In the race for First District San Bernardino County supervisor, the incumbent, Robert Lovingood, withstood a spirited challenge by former Victorville City Councilwoman Angela Valles, 44,780 votes, or 52.84 percent, to 39,960 votes, or 47.16 percent.
Fifth District Supervisor Josie Gonzales faced no opposition this year and Third District Supervisor James Ramos gained reelection in the June Primary when he bested Donna Munoz.
In the Needles City Council race, one incumbent, Tom Darcy, was voted out of office and another, Shaw Gudmundson, retained his post in a race for three seats which featured nine candidates. Gudmundson garnered 15.04 percent and the two victorious newcomers, Clayton Hazlewood and Tona Belt, polled 14.01 percent and 17.1 percent, respectively.
In Twentynine Palms the only incumbent running, Joel Klink, was reelected with 27.32 percent of the vote and newcomer Steven Bilderain won with 32.54 percent.
In Yucca Valley, the only incumbent running, Robert Lombardo, gained reelection with 28.82 percent of the vote. Planning commissioner Jeff Drozd was elected to the council with 31.57 percent of the vote in the four person race.
In the City of Yucaipa, holding its first election in which council members are selected by district, incumbent Bobby Duncan beat Clifford Gericke in the Third District 68.28 percent to 31.72 percent. Incumbent Denise Hoyt beat Jordan Mack in the Fourth District 67.79 percent to 32.21 percent. Longtime incumbent Dick Ridell beat Judge W. Robert Fawke in the Fifth District 68.95 percent to 31.05 percent.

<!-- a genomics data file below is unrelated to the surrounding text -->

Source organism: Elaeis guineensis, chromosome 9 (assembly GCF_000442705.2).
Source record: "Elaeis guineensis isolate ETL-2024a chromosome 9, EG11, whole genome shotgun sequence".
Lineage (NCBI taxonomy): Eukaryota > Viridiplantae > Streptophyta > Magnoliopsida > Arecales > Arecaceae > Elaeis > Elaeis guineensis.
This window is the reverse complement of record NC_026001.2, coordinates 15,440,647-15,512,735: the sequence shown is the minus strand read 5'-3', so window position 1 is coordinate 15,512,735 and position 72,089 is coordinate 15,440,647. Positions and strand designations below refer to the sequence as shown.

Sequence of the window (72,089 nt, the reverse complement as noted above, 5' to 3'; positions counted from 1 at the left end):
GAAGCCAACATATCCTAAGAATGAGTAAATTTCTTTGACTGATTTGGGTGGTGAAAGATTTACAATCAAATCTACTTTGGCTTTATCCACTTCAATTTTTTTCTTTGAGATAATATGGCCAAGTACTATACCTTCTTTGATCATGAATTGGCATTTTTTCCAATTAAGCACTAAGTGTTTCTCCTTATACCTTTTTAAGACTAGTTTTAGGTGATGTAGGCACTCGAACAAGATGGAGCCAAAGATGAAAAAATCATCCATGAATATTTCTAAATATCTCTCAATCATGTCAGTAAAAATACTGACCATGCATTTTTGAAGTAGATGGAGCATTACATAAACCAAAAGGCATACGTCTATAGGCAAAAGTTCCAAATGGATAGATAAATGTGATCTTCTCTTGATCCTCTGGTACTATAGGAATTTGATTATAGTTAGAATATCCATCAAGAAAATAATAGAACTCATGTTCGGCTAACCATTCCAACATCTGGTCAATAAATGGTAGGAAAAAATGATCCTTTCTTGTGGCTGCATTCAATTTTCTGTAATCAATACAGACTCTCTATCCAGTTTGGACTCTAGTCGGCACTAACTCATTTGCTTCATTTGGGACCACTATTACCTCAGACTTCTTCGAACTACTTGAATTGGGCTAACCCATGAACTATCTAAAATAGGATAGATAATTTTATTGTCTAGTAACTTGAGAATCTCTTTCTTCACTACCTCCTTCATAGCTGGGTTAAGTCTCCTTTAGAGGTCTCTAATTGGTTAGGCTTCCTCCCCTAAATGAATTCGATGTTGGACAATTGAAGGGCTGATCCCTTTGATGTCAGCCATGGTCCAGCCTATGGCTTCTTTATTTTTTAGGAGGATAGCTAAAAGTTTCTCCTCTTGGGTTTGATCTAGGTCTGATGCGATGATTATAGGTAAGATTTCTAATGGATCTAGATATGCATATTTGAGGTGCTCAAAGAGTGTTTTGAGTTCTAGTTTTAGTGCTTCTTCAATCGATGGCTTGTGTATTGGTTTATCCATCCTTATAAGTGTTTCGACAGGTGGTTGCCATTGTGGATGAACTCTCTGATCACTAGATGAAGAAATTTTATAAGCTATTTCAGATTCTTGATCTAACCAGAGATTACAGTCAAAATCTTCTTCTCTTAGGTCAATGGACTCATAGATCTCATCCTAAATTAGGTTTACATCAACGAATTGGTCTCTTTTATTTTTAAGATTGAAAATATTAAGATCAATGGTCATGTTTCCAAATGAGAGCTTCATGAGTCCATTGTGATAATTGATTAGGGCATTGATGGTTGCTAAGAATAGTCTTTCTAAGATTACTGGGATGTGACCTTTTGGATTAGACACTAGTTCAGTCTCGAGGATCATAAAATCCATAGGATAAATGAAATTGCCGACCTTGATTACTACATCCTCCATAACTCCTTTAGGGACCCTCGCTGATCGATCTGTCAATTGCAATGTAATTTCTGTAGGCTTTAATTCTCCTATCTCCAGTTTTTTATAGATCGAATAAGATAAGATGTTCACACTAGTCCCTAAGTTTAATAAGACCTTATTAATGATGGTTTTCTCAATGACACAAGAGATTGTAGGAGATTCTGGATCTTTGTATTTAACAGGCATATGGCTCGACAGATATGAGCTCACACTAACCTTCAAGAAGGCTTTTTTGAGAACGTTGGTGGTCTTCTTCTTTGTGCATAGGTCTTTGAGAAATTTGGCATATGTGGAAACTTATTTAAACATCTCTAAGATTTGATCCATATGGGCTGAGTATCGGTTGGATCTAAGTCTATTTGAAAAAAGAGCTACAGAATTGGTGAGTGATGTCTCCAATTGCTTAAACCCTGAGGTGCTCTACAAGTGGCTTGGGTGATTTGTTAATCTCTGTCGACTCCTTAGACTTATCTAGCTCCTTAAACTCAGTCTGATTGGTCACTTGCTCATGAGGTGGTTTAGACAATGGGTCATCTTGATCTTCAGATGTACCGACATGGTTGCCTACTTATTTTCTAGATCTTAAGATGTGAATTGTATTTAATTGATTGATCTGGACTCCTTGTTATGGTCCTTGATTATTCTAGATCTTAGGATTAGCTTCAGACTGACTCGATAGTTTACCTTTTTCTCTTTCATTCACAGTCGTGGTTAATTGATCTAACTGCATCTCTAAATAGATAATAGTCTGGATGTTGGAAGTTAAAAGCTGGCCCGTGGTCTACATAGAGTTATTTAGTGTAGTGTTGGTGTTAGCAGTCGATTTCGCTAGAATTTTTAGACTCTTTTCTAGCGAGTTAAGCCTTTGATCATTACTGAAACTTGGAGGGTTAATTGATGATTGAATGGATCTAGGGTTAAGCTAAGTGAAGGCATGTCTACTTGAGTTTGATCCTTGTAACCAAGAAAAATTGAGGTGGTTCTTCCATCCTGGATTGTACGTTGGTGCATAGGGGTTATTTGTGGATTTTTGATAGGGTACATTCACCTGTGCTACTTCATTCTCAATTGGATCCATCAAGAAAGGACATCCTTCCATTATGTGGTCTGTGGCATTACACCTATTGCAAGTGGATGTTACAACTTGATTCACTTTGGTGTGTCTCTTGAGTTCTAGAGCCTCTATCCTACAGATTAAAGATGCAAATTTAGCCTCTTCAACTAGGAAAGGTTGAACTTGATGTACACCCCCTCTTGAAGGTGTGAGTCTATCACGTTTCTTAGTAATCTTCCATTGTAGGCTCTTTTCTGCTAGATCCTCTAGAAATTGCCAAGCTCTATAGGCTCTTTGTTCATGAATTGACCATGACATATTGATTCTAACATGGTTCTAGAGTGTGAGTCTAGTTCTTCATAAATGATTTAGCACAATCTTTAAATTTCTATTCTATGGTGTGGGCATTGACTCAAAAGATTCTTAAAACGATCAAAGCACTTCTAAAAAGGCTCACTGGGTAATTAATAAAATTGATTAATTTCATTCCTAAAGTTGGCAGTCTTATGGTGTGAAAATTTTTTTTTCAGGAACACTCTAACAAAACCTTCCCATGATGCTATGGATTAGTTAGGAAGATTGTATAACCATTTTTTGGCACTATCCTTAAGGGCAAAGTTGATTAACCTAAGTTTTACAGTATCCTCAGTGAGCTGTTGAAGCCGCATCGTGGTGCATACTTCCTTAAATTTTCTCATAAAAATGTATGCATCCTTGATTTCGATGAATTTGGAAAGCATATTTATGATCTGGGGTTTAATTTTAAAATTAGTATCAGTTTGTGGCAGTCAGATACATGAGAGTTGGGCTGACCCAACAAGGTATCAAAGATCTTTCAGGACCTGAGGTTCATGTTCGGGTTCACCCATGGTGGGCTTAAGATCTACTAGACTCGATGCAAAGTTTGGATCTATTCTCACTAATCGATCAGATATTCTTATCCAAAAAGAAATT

In Redlands, incumbent council members Pat Gilbreath and John James won, with Gilbreath getting an easy victory at 18.26 percent in the nine candidate race and James winning by a razor-thin margin with 12.24 percent.
In Highland, where the council is moving over to a council ward system, Jesse Chaves won with 39.12 percent of the vote in a three man race featuring no incumbents in District 1. In District 2, where no incumbent was running either, Anaeli Solano outdistanced Tony Cifuentes 58.63 percent to 41.37 percent. In District 4, incumbent John Timmer won with 45.57 percent over three challengers, Russell Rutland, Frannk Adomitis and Christy Marin. In District 5, incumbent Larry McCallon won with 58.21 percent of the vote over Jerry Martin, who pulled in 41.79 percent.
In the race for Apple Valley Town Council, incumbents Art Bishop, with 34.63 percent and Larry Cusack, with 25.36 percent, beat Tom Piper, at 3.55 percent, Bryen Wright at 10.48 percent, Jiles Smith with 9.11 percent, Richard Bunck at 10.94 percent and Salvatore Ortiz-Lopez, who polled 5.93 percent.
One of the few incumbents countywide who failed to garner reelection was Hesperia’s councilman Eric Schmidt, who captured 16.05 percent of the vote, which fell short of the 17.37 percent polled by Rebekah Swanson and Larry Bird’s 28.95 percent. Another incumbent whose term is up, Mike Leonard did not run. James Blocker, Anthony Rhoades, Bill Jensen, Bruce Krueger and Bob Stine finished behind Schmidt.
In the Victorville City Council race, incumbents Jim Cox, with 13.75 percent, and Gloria Garcia, with 16.2 percent, perpetuated their time in office another four years. Another incumbent, Ryan McEachron, with 12.82 percent of the vote, was dispaced by Lionel Dew, with his 13.75 percent showing. Other also-rans in victorville were Will Berghoff, Blanca Gomez, Frank Kelly, Josh Martin, Sergio Reyes, and Jerry Laws.
In Adelanto, incumbents Ed Camargo and Jermaine Wright were able to capture enough votes, 30.2 percent and 32.8 percent respectively, to stay in office, outpolling Joy Jeannette, at 25.01 percent and Tareef Salah, with 11.99 percent.